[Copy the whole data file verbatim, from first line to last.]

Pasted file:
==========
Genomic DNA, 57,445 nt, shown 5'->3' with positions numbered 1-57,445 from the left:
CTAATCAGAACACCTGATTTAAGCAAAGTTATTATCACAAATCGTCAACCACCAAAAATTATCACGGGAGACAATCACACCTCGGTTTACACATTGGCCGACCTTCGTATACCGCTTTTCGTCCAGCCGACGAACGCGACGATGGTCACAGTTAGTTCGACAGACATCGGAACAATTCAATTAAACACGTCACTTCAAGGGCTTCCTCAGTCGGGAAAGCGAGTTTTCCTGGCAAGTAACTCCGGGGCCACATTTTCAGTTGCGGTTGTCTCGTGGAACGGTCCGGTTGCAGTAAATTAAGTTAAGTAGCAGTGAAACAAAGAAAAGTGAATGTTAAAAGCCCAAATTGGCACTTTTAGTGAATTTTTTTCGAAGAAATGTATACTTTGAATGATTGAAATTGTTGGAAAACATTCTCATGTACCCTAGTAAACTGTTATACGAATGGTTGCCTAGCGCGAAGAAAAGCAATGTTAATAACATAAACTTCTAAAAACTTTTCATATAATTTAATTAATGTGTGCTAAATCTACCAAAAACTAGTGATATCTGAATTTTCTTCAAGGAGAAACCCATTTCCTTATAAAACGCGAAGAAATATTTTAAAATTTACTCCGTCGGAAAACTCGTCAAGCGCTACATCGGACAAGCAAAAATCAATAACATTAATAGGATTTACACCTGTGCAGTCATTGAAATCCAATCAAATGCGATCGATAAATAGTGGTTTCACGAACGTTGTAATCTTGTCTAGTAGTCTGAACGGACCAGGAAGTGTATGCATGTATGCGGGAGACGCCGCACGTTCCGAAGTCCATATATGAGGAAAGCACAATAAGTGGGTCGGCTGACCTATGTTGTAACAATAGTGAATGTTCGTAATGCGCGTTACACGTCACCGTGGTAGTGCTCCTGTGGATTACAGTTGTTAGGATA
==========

Genomic DNA, 57,445 nt, shown 5'->3' with positions numbered 1-57,445 from the left:
CTAATCAGAACACCTGATTTAAGCAAAGTTATTATCACAAATCGTCAACCACCAAAAATTATCACGGGAGACAATCACACCTCGGTTTACACATTGGCCGACCTTCGTATACCGCTTTTCGTCCAGCCGACGAACGCGACGATGGTCACAGTTAGTTCGACAGACATCGGAACAATTCAATTAAACACGTCACTTCAAGGGCTTCCTCAGTCGGGAAAGCGAGTTTTCCTGGCAAGTAACTCCGGGGCCACATTTTCAGTTGCGGTTGTCTCGTGGAACGGTCCGGTTGCAGTAAATTAAGTTAAGTAGCAGTGAAACAAAGAAAAGTGAATGTTAAAAGCCCAAATTGGCACTTTTAGTGAATTTTTTTCGAAGAAATGTATACTTTGAATGATTGAAATTGTTGGAAAACATTCTCATGTACCCTAGTAAACTGTTATACGAATGGTTGCCTAGCGCGAAGAAAAGCAATGTTAATAACATAAACTTCTAAAAACTTTTCATATAATTTAATTAATGTGTGCTAAATCTACCAAAAACTAGTGATATCTGAATTTTCTTCAAGGAGAAACCCATTTCCTTATAAAACGCGAAGAAATATTTTAAAATTTACTCCGTCGGAAAACTCGTCAAGCGCTACATCGGACAAGCAAAAATCAATAACATTAATAGGATTTACACCTGTGCAGTCATTGAAATCCAATCAAATGCGATCGATAAATAGTGGTTTCACGAACGTTGTAATCTTGTCTAGTAGTCTGAACGGACCAGGAAGTGTATGCATGTATGCGGGAGACGCCGCACGTTCCGAAGTCCATATATGAGGAAAGCACAATAAGTGGGTCGGCTGACCTATGTTGTAACAATAGTGAATGTTCGTAATGCGCGTTACACGTCACCGTGGTAGTGCTCCTGTGGATTACAGTTGTTAGGATA